Phtoto from

Last September 16, Levi Glen and I got a chance to talk with Councilor Jose Molintas, a respected lawyer and politician in Baguio. I better admit it— he is not the typical politician I know. He is very energetic—a literal brisk-walker, freethinker, and young-at-heart (he even cracked some rather hearty jokes with us, and guess what, he will pass as a good joker too). From the outward appearance to the manners of his speech, he is very respectable. Levi G and I felt like jesters hanging to the gown of some noble.

He opened the issue about the Irisan dumpsite, which is currently subject to much controversy. With 15 persons killed in a fatal ‘dumpslide’, the death toll itself amounted to that of the Payatas Dumpsite tragedy. More than the number of deaths, however, is the idea that people are dying of suffocation in stinking garbage that the people of Baguio think they trashed to outer space.

Molintas expressed a deep concern for this issue, for he said that he has been one of the railroaders of the closure of the dumpsite since 1999. His premises remained the same (1) the Irisan dumpsite is becoming full, so the city government must allot budget to create a new landfill; (2) the accumulating garbage is a constant health hazard to the residents of Baguio, especially as the garbage creates a ‘garbage fluid’, or whatever they call it, that may seep in to the city’s water system; (3) the government’s scheme for solid waste disposal is ineffective and therefore must be resolved as soon as possible.

Photo by loridale2009_0412dumpsite, from the Northern Dispatch

Through his lucid and emotional words, he described to us the true situation of the Irisan dumpsite. Let me illustrate this to you. Imagine a small hill. At the hilltop is a large, 30-feet tall cup of cement and metal. This cup is where the trash of the whole city is disposed. In essence, this barricade at the top of the hill is a literal dam of trash.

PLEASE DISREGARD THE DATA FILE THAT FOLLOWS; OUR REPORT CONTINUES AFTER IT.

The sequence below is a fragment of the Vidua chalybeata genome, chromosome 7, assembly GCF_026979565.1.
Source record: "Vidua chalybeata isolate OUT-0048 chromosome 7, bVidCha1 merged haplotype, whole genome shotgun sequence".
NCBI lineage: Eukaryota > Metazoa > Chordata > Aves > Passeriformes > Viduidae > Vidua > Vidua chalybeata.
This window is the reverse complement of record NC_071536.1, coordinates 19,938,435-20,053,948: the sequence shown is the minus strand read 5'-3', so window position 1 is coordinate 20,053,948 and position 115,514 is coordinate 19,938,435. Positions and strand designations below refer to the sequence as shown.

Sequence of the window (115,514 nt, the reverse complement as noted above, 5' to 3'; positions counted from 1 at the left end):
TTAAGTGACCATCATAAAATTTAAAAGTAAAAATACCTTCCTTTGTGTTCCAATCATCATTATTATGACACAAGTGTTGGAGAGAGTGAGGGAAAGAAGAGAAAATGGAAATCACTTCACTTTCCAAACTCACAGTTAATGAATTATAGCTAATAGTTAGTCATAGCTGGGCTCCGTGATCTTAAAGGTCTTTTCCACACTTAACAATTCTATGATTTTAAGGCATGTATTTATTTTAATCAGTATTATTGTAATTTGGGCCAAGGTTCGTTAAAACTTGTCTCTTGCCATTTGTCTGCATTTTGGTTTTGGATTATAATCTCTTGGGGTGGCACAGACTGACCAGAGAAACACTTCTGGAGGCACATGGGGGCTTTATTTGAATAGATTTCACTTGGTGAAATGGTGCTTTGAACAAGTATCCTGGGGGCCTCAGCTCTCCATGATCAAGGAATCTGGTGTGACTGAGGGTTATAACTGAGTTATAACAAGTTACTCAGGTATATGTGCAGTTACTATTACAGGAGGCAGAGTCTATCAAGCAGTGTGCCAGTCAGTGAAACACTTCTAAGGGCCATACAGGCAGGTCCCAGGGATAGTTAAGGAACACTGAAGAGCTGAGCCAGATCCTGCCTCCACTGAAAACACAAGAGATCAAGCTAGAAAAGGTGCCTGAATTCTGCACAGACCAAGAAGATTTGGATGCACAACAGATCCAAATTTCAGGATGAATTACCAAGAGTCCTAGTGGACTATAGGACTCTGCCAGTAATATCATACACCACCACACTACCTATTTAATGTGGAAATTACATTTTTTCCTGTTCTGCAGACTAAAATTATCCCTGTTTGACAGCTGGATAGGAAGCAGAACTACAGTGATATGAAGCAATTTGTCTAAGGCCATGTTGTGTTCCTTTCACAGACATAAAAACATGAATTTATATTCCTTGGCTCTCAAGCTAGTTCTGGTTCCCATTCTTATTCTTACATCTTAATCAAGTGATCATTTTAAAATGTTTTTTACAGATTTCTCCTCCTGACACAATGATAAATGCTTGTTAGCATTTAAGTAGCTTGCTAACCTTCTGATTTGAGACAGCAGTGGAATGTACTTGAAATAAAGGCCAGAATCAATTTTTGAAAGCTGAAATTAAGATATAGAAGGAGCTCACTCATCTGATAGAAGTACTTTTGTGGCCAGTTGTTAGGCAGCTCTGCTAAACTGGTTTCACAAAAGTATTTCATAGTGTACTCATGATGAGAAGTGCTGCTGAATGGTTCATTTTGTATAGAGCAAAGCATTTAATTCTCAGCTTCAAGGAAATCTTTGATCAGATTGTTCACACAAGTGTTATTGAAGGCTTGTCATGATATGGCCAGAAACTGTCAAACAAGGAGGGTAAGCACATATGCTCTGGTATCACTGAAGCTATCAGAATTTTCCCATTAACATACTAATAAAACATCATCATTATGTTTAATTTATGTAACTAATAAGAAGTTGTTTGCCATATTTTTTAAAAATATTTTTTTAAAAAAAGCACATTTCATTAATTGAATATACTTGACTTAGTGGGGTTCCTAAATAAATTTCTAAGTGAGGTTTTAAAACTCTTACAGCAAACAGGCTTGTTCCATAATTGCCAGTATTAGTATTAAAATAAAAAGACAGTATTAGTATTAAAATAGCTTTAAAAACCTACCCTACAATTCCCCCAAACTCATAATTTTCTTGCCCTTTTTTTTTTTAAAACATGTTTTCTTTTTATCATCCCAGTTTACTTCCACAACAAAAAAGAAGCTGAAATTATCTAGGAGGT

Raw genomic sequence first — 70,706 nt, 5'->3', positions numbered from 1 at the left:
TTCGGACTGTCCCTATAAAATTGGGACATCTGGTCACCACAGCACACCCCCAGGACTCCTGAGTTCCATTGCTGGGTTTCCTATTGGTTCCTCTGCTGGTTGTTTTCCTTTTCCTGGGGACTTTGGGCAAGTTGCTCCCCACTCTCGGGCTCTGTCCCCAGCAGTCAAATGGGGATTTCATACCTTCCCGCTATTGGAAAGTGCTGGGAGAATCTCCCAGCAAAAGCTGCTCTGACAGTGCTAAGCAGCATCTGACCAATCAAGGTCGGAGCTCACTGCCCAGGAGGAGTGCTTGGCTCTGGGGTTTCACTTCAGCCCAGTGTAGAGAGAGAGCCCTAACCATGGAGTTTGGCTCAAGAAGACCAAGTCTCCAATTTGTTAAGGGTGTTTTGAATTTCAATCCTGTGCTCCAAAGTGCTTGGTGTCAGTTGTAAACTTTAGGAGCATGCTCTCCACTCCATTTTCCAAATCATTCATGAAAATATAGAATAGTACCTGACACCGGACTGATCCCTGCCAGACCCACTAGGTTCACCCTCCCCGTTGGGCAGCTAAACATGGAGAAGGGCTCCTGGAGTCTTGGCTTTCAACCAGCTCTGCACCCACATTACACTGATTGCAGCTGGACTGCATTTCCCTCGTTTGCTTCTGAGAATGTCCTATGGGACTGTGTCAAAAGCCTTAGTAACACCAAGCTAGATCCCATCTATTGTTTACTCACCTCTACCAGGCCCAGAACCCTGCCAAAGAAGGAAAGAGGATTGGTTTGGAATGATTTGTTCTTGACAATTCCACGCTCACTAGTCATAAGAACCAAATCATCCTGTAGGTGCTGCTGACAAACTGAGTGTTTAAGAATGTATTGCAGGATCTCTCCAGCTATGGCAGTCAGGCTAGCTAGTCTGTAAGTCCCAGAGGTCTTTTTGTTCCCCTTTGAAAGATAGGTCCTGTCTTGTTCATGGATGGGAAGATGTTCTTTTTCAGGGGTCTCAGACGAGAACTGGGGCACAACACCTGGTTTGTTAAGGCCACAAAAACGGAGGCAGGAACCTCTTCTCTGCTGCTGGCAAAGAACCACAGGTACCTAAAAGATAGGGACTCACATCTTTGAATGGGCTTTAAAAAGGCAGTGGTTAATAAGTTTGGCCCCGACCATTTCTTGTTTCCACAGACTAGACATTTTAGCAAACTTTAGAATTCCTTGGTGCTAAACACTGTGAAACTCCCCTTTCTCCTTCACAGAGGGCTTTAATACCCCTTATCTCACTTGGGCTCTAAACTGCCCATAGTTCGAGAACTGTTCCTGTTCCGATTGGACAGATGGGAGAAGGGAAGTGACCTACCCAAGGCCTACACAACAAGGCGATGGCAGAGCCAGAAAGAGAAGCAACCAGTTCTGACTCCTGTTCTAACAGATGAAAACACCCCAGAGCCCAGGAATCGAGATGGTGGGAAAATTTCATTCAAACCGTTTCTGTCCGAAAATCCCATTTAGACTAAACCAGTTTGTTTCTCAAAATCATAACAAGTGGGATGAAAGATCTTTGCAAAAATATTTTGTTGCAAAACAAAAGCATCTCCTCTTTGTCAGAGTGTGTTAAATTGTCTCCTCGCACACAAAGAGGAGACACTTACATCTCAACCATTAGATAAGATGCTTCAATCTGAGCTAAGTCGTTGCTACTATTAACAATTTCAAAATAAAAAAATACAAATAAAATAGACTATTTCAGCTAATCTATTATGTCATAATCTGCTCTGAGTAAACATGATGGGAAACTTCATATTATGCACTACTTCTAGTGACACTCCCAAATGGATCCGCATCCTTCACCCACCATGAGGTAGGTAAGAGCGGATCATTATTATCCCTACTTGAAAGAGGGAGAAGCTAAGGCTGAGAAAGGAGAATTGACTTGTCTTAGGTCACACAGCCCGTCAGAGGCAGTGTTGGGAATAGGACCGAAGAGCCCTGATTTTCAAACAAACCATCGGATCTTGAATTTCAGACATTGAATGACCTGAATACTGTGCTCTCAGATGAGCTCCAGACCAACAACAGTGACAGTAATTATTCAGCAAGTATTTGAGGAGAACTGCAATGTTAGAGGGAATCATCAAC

So what will happen when a ‘dam’ gets too old and the water in it is increasing in volume? There will be an overflow. So now what the heck will happen when a cracked, dilapidated, barricade built to imprison garbage is barged with heavy rain and trash? There is no need to answer this sad question.

Former Mayor Bautista has been the subject of much protest because of the same dumpsite, specifically because the local residents are increasingly becoming wary that the dumpsite is a threat to life and property. According to the Northern Dispatch issue April 6, 2009, Baguio folks barricaded the front gate in order to stop the trucks from dumping the garbage. As a conclusion to this brief crisis, Mayor Bautista eventually scrapped millions from the city fund to dump garbage in Tarlac. After the issue subsided, Bautista resumed the dumping operations in Irisan like nothing happened.

What if the money was spent to invest in a new landfill and new machines to get rid of the solid waste? Does the local government give any damn to the lives of the innocent people, children and parents, living near the dumpsite? Does the government give any damn to the health of the people of Baguio?

There is something stinking about this whole issue of the Irisan dumpsite, there is no question.


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